It seems to me that people who are interested in this sort of dialogue are simply insecure about the validity of their own status as a “biker.” Why else would one need to define what it means to be a poser?

    There are idiots in all corners of the world. Just ride for yourself and stop worrying about other people’s motives.

    • Tim N.

      I should add that I did enjoy “An open letter to every person I meet who finds out I ride a motorcycle.”

      I hadn’t meant for my comment to be a personal attack. Upon proofreading, I suspect it might come off like that. Hopefully, it won’t be taken that way. I simply intended to share that I think it’s curious how interested some riders are in what other riders are doing.

    • http://hellforleathermagazine.com Wes Siler

      Well, I’ve got to spend literally minutes explaining to every person I meet that finds out I ride a motorcycle that no, I don’t ride a Harley and that what I do is actually pretty neat…blah blah blah.

      In addition to squids, these are the guys killing themselves, being loud, obnoxious and making what we do look bad/giving us a bad name.

      Plus, chaps on anyone but a beautiful woman, who also happens to be wearing a cowboy hat, are never a good look.

      • HammSammich

        As I explained to a co-worker today, assless chaps are fetish wear, not motorcycle gear. ;)

        • http://twitter.com/metabomber Jesse

          “All chaps are assss-lessss,
          Or else they’d be paaaants.”

          // sung to the tune of “Give Peace a Chance

          • HammSammich

            Well, of course they are, but I believe Wes said it best when he surmised, “I just think saying it really drives home the homoerotic nature of said garment.”

      • Tim N.

        I suppose I can see your point and I would say I’m in agreeance on some details. I just don’t understand the need to be a pretentious windbag about it. Sharing the opinion here with such visceral condescension isn’t going to change the state of our culture. For that reason, I can understand the previous circle jerk comment. Most of your readers seem to be in the know, anyhow. Shit, sharing the opinion anywhere with visceral condescension seems counterproductive. Maybe I haven’t been annoyed enough to get off on this sort of thing?

        The only purpose I can see for phrasing as was done in this context is to define your own views of riding as the more legitimate. It rings of the wrenchers who say that you’re only a “real” biker if you can fix your own bike, just a bunch of insecure wankers trying to make themselves feel superior.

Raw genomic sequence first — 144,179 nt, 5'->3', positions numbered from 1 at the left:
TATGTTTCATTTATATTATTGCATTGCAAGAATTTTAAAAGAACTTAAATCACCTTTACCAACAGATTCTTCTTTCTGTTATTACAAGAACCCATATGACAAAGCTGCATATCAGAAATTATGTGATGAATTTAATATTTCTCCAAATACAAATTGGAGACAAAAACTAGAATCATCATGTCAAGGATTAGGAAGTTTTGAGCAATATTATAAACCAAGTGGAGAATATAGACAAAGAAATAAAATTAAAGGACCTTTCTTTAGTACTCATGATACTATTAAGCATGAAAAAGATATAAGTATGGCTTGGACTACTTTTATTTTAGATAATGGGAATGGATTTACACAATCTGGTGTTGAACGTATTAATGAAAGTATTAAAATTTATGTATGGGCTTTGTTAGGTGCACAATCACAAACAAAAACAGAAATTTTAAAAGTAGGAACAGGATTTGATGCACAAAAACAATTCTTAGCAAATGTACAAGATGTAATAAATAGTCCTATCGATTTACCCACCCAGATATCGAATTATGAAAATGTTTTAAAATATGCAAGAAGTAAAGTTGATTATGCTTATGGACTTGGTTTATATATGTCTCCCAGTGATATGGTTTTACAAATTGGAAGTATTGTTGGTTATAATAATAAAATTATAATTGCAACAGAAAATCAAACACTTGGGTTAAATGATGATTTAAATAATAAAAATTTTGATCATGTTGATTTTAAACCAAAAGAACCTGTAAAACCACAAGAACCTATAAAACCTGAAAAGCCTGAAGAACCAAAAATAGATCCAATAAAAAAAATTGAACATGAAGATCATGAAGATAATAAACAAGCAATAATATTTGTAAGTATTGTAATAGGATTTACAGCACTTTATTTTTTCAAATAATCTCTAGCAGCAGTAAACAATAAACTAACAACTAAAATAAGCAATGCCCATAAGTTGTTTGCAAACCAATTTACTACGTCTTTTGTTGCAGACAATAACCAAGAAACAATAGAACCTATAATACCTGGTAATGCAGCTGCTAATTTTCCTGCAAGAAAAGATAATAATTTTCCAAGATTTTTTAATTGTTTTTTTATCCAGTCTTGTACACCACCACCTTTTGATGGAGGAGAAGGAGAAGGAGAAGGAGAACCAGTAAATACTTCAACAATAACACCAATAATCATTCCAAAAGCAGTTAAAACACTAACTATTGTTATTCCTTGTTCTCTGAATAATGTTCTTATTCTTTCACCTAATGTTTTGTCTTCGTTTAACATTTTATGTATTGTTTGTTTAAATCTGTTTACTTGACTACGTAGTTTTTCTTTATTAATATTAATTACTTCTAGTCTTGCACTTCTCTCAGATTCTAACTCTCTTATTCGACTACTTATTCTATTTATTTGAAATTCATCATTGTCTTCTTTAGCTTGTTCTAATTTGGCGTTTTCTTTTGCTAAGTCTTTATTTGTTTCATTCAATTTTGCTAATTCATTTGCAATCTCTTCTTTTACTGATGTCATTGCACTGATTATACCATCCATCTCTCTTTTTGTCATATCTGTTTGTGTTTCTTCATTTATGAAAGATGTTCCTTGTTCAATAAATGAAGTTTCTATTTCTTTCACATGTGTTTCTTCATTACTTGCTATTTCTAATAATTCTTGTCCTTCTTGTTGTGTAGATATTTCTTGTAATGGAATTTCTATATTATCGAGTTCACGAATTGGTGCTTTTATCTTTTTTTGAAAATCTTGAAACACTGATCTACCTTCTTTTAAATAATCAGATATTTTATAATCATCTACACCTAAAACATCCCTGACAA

• Tim N.

          I’m unsure why this topic is intriguing me on such a philosophical level, but I continue to ponder the value of this style of rhetoric.

          I do recall reading a quote of yours, Wes. “My readers pay me, not the manufacturers, so I’m free to tell you the truth: Harley’s blow donkey dick.” It made me laugh and aided in creating interest in subscribing. It even inspired a Facebook status including my own less offensively phrased thoughts on the topic.

          Even the Victory Judge review failed to rub me the wrong way. I think my annoyance may have been in that I can find no other purpose to this article. Framed within commentary of some more tangible purpose, it is perhaps entertaining. Here, it is superficial bullshit.

          At least, that is the best understanding of my own opinion that I can come to at the moment.

          • Tim N.

            Excuse the dissertation… :)

            • The Other Will

              Preach on, good man. You said everything I was thinking. Articles like this actually start to lean my sympathies towards the targets of the piece. The author does more to alienate both fellow riders and non-riders than some guy cruising around on a yacht. This is the elitist, better-than-you attitude that gives motorcycles image problems and raises barriers to entry for new riders.

              And, if I’m being honest (and though I’ve never worn them), even chaps look better than all the power ranger stuff the cool kids wear.

              • Tim N.

                I just remembered something I stated on my Facebook wall a month ago and figured I’d share. I was originally talking about Harley owners, but I think it applies to everyone. “Almost all bikes are cool, in their own way. If you have a little pecker and need to think your bike makes you a bigger man, I understand. If you then need to tell everyone about it, you’re a D-Bag.”

        • Edward

          Agree. The article is trying too hard and becomes a bit shrill at a few points. Perhaps if it were funnier or more original, it’d be a success. Not everyone wants to be Rossi and the fact that they don’t doesn’t delegitimize their hobby.

          Edit: I completely agree that these guys look like idiots on the road. Is that news?

  • CG

    Hey, I know, let’s ostracize the biggest and most politically infuential group of bikers there are in the USA. That way we are sure to get the nanny state politicians to look at us favorably! I frankly find this “look at me with my exquisite taste” kind of articles revolting. Graduate from high school pretty soon, ok?

  • Tim

    I have taken to referring to typical cruiser-type bikes as “parade floats”. They are slow, don’t handle well and their sole purpose is to make you look at them. I just don’t get motorcycles that are designed to go in a straight line. Without turns I would not even ride.

  • http://www.muthalovin.com the_doctor

    Oh snap, you totally got their goat.

  • dan

    way to go stereotyping folks says this 56-year old who returned to biking a few years ago after the kids grown. 2009 Vespa, 2009 Stella, 1964 Vespa VBB, 2009 Aprilia Mana, 1975 BMW R75/6, 1984 Moto Guzzi LeMans III. No logo clothing and rotate all bikes for daily commuting into Manhattan where you need balls to ride. thanks for insulting me.

    • slowtire

      +1. Perfect Dan.

  • slowtire
  • tbowdre

    This article offers some balance to my world:

    Everyone that does NOT ride thinks people that DO ride all wish they were on a Hardly Ableson

    MOST that do ride Hardleys think those that do NOT ride Hardlys wish they had a Hardley